• I use an Oklahoma aerator - pour into an emptied (and rinsed, if you're fancy) Miller lite vortex bottle. Pour back into your wine bottle to impress your friends.

    Jun 14, 2010 at 4:11 PM


  • Snooth User: AndrewKy
    415389 8

    As a novice floundering in ignorance, does it make any sense for someone just having a couple of glasses from a bottle alone, to pour the wine from one receptacle to another a few times & then let sit for a while. Should this be accelerating the process also?

    Jun 15, 2010 at 4:34 AM


  • Snooth User: omarp7
    498393 6

    Love all the comments.

    I do have a question how ever. I am looking for a wine by St. Gabriel. It is a Riesling (Spatlese) MOSEL-SAAR-Ruwer. I do not know where I can purchase it. Can anyone help me?

    omarp7@yahoo.com

    Thank You

    Jun 15, 2010 at 12:45 PM


  • Snooth User: DanSun
    379087 1

    Good article, excellent comments. Learning.....

    Jun 17, 2010 at 1:45 AM


  • Snooth User: strofan23
    480607 45

    Thanks for the comedy, thistle! People can get very serious about their wine, but I find it's a very intriguing topic. I'm beginning to pay more attention to the temperature of my wine, and the glasses I use. I love the bordeaux glasses for almost any red wine.

    Gregory, I have read your article about glasses in the past, but do you have a particular favorite "universal" glass for reds, or do you recommend specific types for certain reds? Thanks in advance!

    Jul 28, 2010 at 7:37 PM


  • Snooth User: Tebinium
    596441 12

    My premise for decanting:

    Makes an average wine drinkable and a good wine better.

    With older, fragile wines I recommend pouring into another bottle or high thin decanter through unbleached coffee filter paper (make sure it is NOT glued paper but either the pressed edge/concertina or plain muslin (again not bleached). Don't decant back into the bottle. The less handling the better.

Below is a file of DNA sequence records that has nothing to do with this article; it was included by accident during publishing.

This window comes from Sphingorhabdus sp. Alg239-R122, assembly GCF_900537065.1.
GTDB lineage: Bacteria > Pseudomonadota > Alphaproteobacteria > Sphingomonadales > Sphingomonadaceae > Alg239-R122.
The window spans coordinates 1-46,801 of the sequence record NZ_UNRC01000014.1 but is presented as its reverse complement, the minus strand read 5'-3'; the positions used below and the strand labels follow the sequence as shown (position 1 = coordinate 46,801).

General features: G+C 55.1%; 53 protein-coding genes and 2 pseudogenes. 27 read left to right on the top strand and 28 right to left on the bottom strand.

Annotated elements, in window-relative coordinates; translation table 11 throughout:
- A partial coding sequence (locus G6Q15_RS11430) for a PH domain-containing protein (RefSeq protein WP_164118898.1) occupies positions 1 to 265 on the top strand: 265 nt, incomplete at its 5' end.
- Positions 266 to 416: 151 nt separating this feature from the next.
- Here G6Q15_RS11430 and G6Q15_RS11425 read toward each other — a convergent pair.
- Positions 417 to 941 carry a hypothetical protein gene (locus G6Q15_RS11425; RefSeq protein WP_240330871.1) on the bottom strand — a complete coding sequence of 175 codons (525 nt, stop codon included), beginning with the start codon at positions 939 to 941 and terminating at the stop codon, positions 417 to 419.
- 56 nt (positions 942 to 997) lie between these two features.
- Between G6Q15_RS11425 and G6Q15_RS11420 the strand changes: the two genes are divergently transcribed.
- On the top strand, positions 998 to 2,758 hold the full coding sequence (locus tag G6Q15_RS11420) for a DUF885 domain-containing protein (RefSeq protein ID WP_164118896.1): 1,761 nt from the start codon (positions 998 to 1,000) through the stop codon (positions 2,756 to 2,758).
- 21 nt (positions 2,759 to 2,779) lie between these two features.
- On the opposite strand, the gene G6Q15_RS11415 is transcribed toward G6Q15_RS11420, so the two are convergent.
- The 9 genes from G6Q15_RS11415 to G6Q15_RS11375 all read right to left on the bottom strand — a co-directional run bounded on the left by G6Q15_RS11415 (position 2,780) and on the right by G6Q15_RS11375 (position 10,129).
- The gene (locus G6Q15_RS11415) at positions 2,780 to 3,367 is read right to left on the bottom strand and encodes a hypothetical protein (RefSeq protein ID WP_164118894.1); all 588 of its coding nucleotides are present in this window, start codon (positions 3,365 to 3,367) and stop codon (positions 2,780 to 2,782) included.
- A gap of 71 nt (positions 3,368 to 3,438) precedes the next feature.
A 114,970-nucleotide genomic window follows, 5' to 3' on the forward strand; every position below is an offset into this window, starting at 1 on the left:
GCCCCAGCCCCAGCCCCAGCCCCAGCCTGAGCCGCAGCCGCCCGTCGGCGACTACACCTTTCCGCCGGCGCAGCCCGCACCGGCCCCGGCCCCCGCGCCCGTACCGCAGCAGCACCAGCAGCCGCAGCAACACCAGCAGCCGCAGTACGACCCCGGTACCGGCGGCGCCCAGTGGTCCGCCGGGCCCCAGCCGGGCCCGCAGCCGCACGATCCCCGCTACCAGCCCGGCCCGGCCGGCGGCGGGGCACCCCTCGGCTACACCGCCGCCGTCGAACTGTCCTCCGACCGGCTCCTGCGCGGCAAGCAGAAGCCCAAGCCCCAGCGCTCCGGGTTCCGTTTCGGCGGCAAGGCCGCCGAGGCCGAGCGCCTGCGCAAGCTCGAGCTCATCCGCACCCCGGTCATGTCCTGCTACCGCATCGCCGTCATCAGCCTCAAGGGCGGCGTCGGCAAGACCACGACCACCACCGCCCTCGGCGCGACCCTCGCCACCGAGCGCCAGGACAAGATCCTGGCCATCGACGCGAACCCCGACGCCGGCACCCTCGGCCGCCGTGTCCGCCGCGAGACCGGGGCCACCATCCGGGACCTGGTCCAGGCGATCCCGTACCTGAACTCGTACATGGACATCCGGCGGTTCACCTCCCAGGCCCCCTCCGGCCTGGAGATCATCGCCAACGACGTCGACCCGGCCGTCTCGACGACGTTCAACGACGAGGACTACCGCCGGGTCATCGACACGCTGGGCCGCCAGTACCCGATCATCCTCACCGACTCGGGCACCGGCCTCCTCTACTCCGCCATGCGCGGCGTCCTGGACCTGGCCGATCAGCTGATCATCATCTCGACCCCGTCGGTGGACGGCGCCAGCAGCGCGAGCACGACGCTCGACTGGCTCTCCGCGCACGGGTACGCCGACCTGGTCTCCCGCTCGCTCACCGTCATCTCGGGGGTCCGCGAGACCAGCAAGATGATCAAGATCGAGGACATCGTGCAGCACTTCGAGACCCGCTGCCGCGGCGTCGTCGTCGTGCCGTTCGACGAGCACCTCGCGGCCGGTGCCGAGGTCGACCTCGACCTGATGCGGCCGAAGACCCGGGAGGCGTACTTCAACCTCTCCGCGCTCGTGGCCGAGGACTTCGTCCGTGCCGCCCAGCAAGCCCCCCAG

Young, ready to drink wines definitely benefit from double decanting. It opens them up nicely and lifts the fruit right up.

    I someone commits the cardinal sin of opening a greatbut too young wine - such as <shudder> a 5ish year old Grange (I have seen it done - horrible) then decant the first time into the decanter - use a nice bowl or wide bottomed one and then swirl it gently - GENTLY!! Don't let it splash, don't let it bubble but get a nice even roll going. After a minute or two slow it down until it settles flat. Pour it in a swirl down the neck of the bottle. Make sure when it is poured that people let it sit in the glass for a while. It may then be somehwere near it's potential.

    Oct 01, 2010 at 2:53 AM


  • Snooth User: Calamus
    1121277 305

    I never decant an older bottle. A wine expert in Bordeaux told me "never be that violent with a great wine". Good advice I thought. From time to time I am happy to use the Vinturi on a young or inexpensive wine. I know there are lots of opinions about this, but it works for me with certain wines. Most of the time I prefer a slow decant or a double decant. It all depends on the wine and the day.

    Jul 24, 2012 at 2:00 PM


  • Snooth User: forro3df
    1164639 42

    Hi there, thanks for your very practical tips on decanting.

    Dec 03, 2012 at 7:14 AM